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Strike Halts Road Projects In Northwest Indiana

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Road Closed

(Credit: AP)

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MERRILLVILLE, Ind. (CBS) – Drivers in Northwest Indiana are getting a reprieve from roadwork.

As WBBM Newsradio 780′s Regine Schlesinger reports, a strike is shutting down projects in 14 counties.

The strike by the Operating Engineers Union began last Thursday, and now has expanded to a dozen Indiana asphalt plants.

The strike is keeping trucks from entering and entering the asphalt facilities, which means that road construction projects in Northwest Indiana are stalled.

LISTEN: Newsradio 780′s Regine Schlesinger reports


Among the stalled projects is work on the Borman Expressway (I-80/94.) A spokesman for the Indiana Department of Transportation said the department had hoped to have all lanes of the expressway reopened by this month, but now that is likely to be delayed.

“It will probably delay the completion of that project,” spokesman Jim Pinkerton said. “Obviously, we’re not involved directly in the labor dispute that’s between the union and the contractors. From our perspective, no one wins when there is a strike situation. We’re hoping the two sides can resolve their differences as quickly as possible.”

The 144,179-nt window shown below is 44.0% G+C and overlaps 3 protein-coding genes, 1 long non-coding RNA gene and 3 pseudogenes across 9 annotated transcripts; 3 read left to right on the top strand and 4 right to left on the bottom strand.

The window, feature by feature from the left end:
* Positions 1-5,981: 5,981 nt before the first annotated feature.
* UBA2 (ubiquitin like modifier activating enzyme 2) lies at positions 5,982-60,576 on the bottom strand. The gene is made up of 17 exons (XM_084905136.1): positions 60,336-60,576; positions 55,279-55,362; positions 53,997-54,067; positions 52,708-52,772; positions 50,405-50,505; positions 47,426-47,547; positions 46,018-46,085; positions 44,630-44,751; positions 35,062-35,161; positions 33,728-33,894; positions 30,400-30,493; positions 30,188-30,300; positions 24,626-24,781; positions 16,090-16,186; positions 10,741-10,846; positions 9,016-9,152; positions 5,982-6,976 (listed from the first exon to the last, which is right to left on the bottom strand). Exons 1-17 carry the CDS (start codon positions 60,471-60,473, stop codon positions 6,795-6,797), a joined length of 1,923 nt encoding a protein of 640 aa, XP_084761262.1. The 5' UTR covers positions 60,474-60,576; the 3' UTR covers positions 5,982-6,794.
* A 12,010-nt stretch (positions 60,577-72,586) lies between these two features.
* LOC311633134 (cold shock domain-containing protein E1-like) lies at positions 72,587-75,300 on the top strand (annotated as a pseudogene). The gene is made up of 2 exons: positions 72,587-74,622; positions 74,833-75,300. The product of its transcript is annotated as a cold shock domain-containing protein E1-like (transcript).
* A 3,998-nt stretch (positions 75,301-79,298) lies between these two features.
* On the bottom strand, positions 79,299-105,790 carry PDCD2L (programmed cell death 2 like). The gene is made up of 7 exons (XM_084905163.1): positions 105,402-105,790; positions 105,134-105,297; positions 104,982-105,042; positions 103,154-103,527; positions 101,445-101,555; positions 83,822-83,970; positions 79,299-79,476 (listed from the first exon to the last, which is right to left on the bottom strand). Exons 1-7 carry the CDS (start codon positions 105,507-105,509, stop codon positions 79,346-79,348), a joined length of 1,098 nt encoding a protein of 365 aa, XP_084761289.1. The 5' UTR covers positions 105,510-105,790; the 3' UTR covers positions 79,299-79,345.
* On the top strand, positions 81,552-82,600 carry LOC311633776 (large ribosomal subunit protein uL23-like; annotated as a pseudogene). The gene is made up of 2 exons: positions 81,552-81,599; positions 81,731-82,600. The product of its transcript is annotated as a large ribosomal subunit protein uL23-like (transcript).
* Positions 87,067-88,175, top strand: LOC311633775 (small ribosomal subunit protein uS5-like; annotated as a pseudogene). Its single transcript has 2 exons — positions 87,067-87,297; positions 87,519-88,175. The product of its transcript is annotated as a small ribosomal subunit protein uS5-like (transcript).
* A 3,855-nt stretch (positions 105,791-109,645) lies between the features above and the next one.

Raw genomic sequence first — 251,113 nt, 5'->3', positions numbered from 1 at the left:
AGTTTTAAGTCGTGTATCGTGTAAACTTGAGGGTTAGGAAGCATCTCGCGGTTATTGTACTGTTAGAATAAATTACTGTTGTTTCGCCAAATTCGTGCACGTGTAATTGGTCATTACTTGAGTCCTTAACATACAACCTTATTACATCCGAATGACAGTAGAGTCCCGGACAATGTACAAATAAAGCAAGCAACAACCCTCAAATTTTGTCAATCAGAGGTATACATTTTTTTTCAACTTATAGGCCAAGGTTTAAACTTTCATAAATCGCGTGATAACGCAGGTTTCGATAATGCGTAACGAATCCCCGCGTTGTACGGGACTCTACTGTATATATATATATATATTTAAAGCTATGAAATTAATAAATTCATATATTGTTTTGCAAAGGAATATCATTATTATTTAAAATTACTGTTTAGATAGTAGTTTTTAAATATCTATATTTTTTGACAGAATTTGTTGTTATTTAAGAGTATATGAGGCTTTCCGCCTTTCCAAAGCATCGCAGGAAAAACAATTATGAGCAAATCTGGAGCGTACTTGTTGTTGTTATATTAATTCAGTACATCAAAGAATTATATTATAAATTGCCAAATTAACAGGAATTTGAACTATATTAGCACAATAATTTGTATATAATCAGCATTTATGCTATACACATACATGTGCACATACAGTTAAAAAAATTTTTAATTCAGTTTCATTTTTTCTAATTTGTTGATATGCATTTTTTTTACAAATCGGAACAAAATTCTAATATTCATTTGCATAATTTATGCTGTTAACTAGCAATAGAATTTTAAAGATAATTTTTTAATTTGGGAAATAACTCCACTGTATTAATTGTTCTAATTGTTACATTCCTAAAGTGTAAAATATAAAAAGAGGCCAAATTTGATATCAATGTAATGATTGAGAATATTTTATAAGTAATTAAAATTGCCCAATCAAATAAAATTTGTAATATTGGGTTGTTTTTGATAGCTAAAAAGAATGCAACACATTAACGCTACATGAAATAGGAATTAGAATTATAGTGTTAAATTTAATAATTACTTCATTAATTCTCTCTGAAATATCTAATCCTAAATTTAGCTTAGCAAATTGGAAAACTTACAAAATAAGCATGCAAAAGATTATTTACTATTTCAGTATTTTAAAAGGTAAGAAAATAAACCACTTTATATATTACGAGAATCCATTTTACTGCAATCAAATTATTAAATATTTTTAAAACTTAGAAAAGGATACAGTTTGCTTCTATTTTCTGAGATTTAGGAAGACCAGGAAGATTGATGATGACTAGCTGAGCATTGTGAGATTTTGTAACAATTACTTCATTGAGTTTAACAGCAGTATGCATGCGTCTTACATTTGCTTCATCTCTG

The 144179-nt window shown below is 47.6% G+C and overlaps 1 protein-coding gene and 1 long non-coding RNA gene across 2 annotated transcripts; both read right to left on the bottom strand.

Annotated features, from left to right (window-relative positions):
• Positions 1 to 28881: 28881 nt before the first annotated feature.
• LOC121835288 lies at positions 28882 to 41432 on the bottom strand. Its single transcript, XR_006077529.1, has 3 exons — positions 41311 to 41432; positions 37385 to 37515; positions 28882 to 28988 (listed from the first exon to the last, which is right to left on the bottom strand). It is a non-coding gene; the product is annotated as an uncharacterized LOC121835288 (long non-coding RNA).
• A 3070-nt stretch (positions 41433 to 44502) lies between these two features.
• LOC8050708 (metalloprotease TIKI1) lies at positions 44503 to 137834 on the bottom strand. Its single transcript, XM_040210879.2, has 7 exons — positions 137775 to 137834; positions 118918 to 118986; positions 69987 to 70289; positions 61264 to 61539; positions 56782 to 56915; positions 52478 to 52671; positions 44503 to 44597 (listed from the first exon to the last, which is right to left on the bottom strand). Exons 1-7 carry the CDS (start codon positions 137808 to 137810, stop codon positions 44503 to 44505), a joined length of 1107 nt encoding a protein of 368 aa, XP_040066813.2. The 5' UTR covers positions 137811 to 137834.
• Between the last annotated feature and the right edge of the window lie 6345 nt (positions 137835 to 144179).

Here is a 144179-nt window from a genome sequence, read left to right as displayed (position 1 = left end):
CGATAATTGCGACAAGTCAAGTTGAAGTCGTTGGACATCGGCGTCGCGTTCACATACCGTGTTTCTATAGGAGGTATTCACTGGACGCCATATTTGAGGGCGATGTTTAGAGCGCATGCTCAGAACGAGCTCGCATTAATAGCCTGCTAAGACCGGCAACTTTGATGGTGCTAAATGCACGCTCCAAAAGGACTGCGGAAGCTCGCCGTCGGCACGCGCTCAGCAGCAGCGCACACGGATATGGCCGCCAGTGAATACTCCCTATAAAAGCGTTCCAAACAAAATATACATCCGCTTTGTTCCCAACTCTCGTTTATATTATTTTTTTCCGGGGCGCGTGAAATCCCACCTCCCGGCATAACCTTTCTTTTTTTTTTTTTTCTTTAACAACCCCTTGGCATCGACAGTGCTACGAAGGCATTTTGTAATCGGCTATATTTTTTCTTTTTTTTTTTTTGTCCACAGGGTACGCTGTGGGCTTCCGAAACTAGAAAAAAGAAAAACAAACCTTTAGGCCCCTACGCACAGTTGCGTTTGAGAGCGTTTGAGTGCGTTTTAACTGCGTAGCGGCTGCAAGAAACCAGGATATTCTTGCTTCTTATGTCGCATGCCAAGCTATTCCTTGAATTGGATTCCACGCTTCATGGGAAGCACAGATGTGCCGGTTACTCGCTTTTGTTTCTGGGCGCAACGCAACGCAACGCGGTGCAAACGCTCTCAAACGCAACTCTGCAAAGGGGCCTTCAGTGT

The union and Northwest Indiana Contractors Association are locked in a disagreement over health care contributions. The most recent contract expired on May 31, and the union authorized the strike on June 5 after rejecting the latest offer from the Four County Constructors Group, the Indiana Constructors Association, and the Northwest Indiana Contractors Association.

NICA spokesman Keith Rose said that union proposed a $4.80 per hour increase over the next two years, while the contractors offered $2 per hour increase.

“We have not seen anything from an actuary they’ve talked to,” Rose said. “They have a very robust plan.”

International Union of Operating Engineers Local 150 spokesman Ed Maher said that the difference lies in the union’s projection of about 12 percent inflation on health care costs, while the contractors’ number lies around 8 percent.

“We’re familiar with the cost of health care, and what we’ve seen is between 10 to 14 percent inflation,” Maher said. “We wish they were right. Skyrocketing inflation absolutely does not help anyone.”

The Northwest Indiana Post-Tribune contributed to this report, via the Sun-Times Media Wire.

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